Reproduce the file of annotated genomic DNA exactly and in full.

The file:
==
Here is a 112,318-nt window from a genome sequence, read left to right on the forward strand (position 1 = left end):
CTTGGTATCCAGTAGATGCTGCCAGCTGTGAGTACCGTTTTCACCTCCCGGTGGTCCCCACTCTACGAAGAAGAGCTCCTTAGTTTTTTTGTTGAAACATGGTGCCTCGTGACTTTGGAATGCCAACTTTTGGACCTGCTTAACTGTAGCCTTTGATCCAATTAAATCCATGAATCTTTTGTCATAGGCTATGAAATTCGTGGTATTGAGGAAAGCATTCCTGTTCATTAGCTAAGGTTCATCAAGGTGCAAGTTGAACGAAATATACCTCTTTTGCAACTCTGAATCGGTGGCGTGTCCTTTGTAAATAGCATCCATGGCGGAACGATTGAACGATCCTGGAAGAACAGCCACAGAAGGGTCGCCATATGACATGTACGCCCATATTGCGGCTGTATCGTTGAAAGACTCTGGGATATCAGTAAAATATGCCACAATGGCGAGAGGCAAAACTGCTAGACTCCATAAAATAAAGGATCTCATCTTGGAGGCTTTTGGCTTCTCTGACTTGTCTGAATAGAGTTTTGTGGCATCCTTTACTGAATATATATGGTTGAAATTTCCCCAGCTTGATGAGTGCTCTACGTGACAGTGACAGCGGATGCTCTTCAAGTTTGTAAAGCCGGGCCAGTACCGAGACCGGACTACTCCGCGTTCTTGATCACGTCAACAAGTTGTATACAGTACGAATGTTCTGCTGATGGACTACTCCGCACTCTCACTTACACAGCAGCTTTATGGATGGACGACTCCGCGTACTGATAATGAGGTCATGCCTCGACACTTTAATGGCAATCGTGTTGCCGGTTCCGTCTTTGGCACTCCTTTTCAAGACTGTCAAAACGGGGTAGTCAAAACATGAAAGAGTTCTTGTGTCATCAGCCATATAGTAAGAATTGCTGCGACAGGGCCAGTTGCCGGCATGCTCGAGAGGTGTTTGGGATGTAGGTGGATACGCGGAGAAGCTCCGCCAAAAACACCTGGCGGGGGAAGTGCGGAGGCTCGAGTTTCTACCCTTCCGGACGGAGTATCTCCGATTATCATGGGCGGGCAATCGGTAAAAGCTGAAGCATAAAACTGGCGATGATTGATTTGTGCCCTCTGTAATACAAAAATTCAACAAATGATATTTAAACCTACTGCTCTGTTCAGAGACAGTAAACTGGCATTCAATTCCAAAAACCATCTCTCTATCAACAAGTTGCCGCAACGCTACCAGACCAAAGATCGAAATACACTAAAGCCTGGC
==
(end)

Here is a 112,318-nt window from a genome sequence, read left to right on the forward strand (position 1 = left end):
CTTGGTATCCAGTAGATGCTGCCAGCTGTGAGTACCGTTTTCACCTCCCGGTGGTCCCCACTCTACGAAGAAGAGCTCCTTAGTTTTTTTGTTGAAACATGGTGCCTCGTGACTTTGGAATGCCAACTTTTGGACCTGCTTAACTGTAGCCTTTGATCCAATTAAATCCATGAATCTTTTGTCATAGGCTATGAAATTCGTGGTATTGAGGAAAGCATTCCTGTTCATTAGCTAAGGTTCATCAAGGTGCAAGTTGAACGAAATATACCTCTTTTGCAACTCTGAATCGGTGGCGTGTCCTTTGTAAATAGCATCCATGGCGGAACGATTGAACGATCCTGGAAGAACAGCCACAGAAGGGTCGCCATATGACATGTACGCCCATATTGCGGCTGTATCGTTGAAAGACTCTGGGATATCAGTAAAATATGCCACAATGGCGAGAGGCAAAACTGCTAGACTCCATAAAATAAAGGATCTCATCTTGGAGGCTTTTGGCTTCTCTGACTTGTCTGAATAGAGTTTTGTGGCATCCTTTACTGAATATATATGGTTGAAATTTCCCCAGCTTGATGAGTGCTCTACGTGACAGTGACAGCGGATGCTCTTCAAGTTTGTAAAGCCGGGCCAGTACCGAGACCGGACTACTCCGCGTTCTTGATCACGTCAACAAGTTGTATACAGTACGAATGTTCTGCTGATGGACTACTCCGCACTCTCACTTACACAGCAGCTTTATGGATGGACGACTCCGCGTACTGATAATGAGGTCATGCCTCGACACTTTAATGGCAATCGTGTTGCCGGTTCCGTCTTTGGCACTCCTTTTCAAGACTGTCAAAACGGGGTAGTCAAAACATGAAAGAGTTCTTGTGTCATCAGCCATATAGTAAGAATTGCTGCGACAGGGCCAGTTGCCGGCATGCTCGAGAGGTGTTTGGGATGTAGGTGGATACGCGGAGAAGCTCCGCCAAAAACACCTGGCGGGGGAAGTGCGGAGGCTCGAGTTTCTACCCTTCCGGACGGAGTATCTCCGATTATCATGGGCGGGCAATCGGTAAAAGCTGAAGCATAAAACTGGCGATGATTGATTTGTGCCCTCTGTAATACAAAAATTCAACAAATGATATTTAAACCTACTGCTCTGTTCAGAGACAGTAAACTGGCATTCAATTCCAAAAACCATCTCTCTATCAACAAGTTGCCGCAACGCTACCAGACCAAAGATCGAAATACACTAAAGCCTGGC